Step 7: "Puke tank", seat, and engine mounting.
Next, I decided to machine slots into the engine mounting pan. I made keyhole shaped slots that enable the engine to be slid forwards and back so that the chain can be fitted and tensioned properly. This is the longest chain on the build, thus a spring-loaded tensioner was fabricated in addition. Since the chain here is hanging horizontally, you want to have constant, gentle pressure applies to keep it from falling off. The tensioner is simple, using a channeled nylon idle pulley typically used on mower decks. Like the skateboard wheel, nylon holds up just fin on chain. The pulley is mounted to a arm that is bolted to the underside of the simulated mower deck via a nylock nut and bolt. A spring is attached to it as well as a bolt welded to the underside of the engine pan. As you can see, the chain fits nicely from the centrifugal clutch to the RAGB.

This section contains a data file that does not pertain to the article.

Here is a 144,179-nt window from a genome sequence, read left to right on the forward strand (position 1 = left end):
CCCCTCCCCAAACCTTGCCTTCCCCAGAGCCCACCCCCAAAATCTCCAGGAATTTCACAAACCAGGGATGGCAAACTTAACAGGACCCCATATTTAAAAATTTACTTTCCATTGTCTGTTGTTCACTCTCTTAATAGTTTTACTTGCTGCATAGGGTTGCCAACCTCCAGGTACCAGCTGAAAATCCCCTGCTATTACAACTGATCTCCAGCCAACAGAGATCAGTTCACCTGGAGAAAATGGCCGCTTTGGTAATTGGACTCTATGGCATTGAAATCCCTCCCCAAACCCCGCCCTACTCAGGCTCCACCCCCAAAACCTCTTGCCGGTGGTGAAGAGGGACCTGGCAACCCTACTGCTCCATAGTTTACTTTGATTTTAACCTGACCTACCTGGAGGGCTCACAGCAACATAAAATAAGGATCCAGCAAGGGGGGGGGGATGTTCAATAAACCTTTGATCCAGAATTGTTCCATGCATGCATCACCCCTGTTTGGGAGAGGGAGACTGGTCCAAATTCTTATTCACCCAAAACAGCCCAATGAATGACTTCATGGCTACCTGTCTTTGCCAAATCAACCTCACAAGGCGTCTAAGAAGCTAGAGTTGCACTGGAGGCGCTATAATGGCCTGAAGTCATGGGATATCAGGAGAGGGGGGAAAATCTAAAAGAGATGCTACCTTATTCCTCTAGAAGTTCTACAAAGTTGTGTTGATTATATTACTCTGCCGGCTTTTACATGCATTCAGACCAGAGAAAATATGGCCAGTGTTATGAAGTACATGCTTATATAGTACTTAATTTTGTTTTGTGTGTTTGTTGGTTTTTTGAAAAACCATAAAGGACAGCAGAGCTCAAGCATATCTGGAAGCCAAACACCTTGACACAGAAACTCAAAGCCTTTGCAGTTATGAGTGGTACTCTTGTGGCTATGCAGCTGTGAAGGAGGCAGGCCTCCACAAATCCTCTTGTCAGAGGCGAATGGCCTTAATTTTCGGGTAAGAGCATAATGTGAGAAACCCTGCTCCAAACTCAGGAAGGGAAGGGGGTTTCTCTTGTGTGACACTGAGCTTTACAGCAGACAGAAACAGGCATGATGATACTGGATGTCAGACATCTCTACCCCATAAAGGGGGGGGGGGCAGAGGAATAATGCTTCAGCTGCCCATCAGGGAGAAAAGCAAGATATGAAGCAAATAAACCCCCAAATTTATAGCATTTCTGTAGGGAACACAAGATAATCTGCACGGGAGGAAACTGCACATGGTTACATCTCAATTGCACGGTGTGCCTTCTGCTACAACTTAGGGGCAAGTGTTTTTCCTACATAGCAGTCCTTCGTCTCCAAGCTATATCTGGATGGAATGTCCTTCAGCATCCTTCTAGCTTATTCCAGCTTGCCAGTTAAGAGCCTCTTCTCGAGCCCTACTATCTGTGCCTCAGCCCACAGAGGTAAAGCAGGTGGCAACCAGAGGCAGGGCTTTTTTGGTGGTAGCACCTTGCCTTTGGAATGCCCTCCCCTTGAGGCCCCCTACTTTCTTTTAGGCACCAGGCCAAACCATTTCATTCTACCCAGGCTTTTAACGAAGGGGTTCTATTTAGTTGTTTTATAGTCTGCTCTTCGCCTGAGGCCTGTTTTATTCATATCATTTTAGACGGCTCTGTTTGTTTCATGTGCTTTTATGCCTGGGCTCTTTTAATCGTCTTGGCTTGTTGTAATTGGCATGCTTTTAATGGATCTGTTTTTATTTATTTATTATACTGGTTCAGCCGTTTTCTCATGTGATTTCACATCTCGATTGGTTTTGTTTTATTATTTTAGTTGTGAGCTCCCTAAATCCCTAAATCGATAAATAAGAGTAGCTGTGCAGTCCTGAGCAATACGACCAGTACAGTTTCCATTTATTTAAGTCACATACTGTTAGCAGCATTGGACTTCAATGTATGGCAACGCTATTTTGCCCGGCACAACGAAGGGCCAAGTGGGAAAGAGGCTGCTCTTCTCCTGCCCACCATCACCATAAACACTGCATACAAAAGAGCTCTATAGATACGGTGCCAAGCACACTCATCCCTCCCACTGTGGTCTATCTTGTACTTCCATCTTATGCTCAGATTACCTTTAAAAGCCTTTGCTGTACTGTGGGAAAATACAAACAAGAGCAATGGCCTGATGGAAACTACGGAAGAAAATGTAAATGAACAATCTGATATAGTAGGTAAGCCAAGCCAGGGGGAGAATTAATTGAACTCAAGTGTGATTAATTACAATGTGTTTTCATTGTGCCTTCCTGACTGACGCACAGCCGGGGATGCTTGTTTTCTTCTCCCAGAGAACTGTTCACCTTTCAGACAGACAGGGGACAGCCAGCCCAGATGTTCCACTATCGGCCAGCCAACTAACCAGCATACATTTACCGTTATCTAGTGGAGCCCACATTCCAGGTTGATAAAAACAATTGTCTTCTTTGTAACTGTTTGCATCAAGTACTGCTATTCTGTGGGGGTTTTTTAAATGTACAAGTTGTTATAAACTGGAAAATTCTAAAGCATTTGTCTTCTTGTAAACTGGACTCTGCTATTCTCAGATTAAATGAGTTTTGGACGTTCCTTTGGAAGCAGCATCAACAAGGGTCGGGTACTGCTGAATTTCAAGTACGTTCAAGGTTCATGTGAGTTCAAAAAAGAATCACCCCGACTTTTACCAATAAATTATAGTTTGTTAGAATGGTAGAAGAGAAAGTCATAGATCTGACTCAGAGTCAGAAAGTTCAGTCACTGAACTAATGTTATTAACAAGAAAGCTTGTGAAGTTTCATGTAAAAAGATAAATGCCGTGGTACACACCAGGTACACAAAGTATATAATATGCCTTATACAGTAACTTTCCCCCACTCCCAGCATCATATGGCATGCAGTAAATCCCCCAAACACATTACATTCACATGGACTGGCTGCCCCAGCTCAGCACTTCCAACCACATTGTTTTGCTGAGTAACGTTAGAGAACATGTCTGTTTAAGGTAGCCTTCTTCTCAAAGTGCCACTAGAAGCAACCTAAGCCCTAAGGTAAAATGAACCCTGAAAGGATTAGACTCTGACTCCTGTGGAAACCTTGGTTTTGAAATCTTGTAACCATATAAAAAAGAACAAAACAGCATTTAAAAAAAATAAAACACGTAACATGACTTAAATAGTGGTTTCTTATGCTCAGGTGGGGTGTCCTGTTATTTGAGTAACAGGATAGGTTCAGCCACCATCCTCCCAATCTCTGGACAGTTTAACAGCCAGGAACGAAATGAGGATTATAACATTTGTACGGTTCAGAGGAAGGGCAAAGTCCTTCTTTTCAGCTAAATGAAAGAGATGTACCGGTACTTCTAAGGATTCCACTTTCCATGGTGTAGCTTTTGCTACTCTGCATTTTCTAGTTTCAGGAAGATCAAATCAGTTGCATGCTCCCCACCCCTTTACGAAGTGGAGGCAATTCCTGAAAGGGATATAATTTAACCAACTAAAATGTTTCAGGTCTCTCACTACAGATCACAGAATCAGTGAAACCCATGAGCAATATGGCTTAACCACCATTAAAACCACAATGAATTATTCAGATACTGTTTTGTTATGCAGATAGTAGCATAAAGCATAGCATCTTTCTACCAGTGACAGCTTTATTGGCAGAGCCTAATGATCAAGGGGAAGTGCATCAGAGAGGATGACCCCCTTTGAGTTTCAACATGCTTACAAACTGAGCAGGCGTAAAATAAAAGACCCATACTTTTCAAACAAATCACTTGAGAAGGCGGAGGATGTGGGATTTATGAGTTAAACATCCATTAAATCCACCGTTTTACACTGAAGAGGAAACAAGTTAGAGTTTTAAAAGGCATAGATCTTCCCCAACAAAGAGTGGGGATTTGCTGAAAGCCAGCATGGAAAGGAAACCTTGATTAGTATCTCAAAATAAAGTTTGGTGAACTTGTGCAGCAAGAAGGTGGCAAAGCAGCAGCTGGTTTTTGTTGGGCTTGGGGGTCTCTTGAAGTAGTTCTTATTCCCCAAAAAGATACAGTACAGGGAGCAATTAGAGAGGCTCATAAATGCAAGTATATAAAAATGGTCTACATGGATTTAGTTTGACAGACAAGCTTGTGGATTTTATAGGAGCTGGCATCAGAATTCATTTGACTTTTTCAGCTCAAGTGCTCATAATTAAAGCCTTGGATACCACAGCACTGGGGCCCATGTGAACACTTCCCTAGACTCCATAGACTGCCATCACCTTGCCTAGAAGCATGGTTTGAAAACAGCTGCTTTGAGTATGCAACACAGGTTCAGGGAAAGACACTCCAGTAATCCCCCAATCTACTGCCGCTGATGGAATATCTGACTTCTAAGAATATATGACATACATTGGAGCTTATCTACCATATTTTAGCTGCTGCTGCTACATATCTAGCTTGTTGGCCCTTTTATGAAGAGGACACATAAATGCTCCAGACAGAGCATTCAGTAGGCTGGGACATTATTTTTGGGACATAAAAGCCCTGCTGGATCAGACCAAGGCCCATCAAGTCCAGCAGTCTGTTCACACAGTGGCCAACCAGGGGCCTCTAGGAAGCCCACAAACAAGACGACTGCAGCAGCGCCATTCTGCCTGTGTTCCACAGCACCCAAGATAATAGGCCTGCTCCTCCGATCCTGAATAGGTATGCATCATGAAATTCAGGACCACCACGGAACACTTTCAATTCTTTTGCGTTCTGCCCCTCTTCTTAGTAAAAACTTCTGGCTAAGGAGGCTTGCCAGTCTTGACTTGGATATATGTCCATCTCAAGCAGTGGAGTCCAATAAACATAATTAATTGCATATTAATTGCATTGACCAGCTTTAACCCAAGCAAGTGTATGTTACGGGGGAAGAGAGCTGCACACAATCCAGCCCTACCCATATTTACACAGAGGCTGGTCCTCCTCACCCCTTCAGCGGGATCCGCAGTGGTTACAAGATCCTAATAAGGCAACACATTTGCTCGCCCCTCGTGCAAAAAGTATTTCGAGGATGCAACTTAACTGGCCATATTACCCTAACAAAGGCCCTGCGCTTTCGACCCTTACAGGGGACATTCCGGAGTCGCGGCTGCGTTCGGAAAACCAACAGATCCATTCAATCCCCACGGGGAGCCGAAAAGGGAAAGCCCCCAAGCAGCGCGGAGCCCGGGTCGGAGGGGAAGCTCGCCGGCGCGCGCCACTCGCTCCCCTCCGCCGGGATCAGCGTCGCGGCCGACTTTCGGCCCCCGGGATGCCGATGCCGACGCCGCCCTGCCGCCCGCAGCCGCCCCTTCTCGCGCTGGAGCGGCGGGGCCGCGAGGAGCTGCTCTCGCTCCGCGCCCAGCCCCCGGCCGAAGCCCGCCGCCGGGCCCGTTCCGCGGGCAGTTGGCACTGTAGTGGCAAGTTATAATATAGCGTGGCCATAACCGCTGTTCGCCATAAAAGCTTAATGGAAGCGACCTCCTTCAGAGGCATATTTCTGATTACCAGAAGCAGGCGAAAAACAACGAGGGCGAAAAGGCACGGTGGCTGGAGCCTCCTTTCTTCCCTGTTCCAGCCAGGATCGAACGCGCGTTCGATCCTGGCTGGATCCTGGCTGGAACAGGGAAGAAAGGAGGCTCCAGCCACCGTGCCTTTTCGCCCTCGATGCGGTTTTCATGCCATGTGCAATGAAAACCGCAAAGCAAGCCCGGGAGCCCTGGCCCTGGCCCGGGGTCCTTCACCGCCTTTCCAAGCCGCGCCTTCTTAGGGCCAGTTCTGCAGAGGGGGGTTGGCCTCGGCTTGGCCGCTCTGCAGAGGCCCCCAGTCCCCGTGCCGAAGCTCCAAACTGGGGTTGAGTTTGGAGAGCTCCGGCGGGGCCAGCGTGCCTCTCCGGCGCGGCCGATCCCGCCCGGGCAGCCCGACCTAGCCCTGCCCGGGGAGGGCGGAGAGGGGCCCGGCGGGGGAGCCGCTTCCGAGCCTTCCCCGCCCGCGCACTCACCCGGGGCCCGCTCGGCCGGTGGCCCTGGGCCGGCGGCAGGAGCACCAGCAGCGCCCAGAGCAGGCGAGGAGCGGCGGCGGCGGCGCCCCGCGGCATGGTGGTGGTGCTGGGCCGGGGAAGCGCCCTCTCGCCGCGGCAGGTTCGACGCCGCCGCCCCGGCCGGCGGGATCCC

Now the seat. This step is actually kind of important. You'll find that staying on these mowers on a bumpy dirt track with sharp corners is difficult.The inertia will threaten to throw you off. But at the same time, if you do fly off, you want to clear the "scene of the accident" and not get run over by your own mower. So it needs to be low. The solution is to have a low seat with low sides that keeps your rear attached to the seat. It'll actually give you more control. One last word- it helps to have padding. A steel seat with no padding can be... painful. My Wife covered mine with upholstery from an old chair.